Esperanza Spalding: Bright young hope of jazz
Grammy award-winning Esperanza Spalding is a young a multi-lingual vocalist, bassist and composer who is making waves in the world of jazz.
This year, Spalding has been one of the biggest attractions at the prestigious Montreal Jazz Festival, which is used to attracting big names such as Diana Krall, Stevie Wonder, Dave Brubeck, Herbie Hancock and Ray Charles.
The festival's vice-president and artistic director André Ménard describes Spalding's recent performance at the 10-day event as "taking it to another level", fuelled with drama and imagination.
On meeting Spalding, whose afro has become something of a trademark, it is difficult to believe that a slight 26-year old could possess a great voice with such depth.
Even more so as she also maintains a seemingly effortless upright position playing bass, although she confidently says "all it takes is a little practice".
This year has seen Spalding hit the big time, beating Justin Bieber and Drake to win one of the music industry's most prestigious prizes, the Grammy for best new artist.
Describing the occasion as "thrilling", she adds: "It's exciting that in that category someone a little bit off the beaten path would be selected."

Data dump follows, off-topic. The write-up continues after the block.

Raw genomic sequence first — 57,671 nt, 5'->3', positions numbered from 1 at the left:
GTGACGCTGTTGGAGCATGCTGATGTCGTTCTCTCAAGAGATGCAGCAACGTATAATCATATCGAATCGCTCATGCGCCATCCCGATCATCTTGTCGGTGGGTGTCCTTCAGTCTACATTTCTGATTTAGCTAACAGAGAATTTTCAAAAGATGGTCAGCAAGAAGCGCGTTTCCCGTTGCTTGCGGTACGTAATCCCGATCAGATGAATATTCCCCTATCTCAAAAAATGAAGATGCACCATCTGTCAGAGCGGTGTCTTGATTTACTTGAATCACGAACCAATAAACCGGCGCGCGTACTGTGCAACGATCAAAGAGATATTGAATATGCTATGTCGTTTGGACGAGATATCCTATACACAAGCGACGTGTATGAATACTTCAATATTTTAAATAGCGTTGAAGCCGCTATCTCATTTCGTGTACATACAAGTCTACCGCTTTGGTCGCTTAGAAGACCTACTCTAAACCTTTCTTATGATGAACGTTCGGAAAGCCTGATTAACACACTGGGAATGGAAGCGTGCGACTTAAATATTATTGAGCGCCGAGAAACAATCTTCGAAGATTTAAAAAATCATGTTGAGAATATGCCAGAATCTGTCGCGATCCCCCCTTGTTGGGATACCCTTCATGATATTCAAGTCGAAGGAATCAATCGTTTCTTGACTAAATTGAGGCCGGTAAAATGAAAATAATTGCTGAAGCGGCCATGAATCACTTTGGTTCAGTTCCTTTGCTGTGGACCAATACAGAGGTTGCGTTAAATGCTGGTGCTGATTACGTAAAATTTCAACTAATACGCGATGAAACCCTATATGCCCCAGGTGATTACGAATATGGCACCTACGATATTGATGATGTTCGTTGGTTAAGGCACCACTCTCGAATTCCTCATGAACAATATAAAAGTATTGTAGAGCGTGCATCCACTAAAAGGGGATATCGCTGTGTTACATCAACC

Spalding's musicality has always set her apart. She was raised in a single-parent home in a deprived neighbourhood of Portland, Oregon but at the age of five she taught herself the violin.
Her subsequent time with The Chamber Music Society of Oregon, a community orchestra, inspired her third album, Chamber Music Society, which fuses classical music and jazz.
And Spalding's energy and creativity has a legion of high-profile admirers, including jazz giants Joe Lovano, Jack DeJohnette and Pat Metheny.
Beyond this, Barack Obama is her most famous supporter, having personally invited her to perform at the 2009 Nobel Peace Prize ceremony.
Spalding modestly denies her success to date is purely down to her abilities, crediting "great teachers, great friends and her parents" for her success.
She describes her three years teaching at Berklee Music College, from the age of 20, as a "gift from the people she had been involved with".
Spalding's diverse heritage - Native American, Hispanic and African American - clearly informs her musical output.
But she admits it is hard to specify what defines her music, saying it all depends on "what little sounds come though by osmosis" on each piece she is working on.
Although Spalding's success has shone a brighter light on the jazz community, she is not ready to call herself an ambassador for the genre.
Instead, she believes her main objective for the moment is to make "improvised" music suitable for radio airplay "without sacrificing any of its important elements".
This, she adds, is what her forthcoming album, Radio Music Society - to be released early in 2012 - aims to achieve.
Esperanza Spalding may not be a mainstream-selling recording artist, but she definitely has the potential to be a significant creative force for many years to come.
Many believe that, as her name "esperanza" says in Spanish, she is the "hope" for the future of jazz.
Esperanza Spalding will be playing at the London's Barbican Centre Monday 11 July.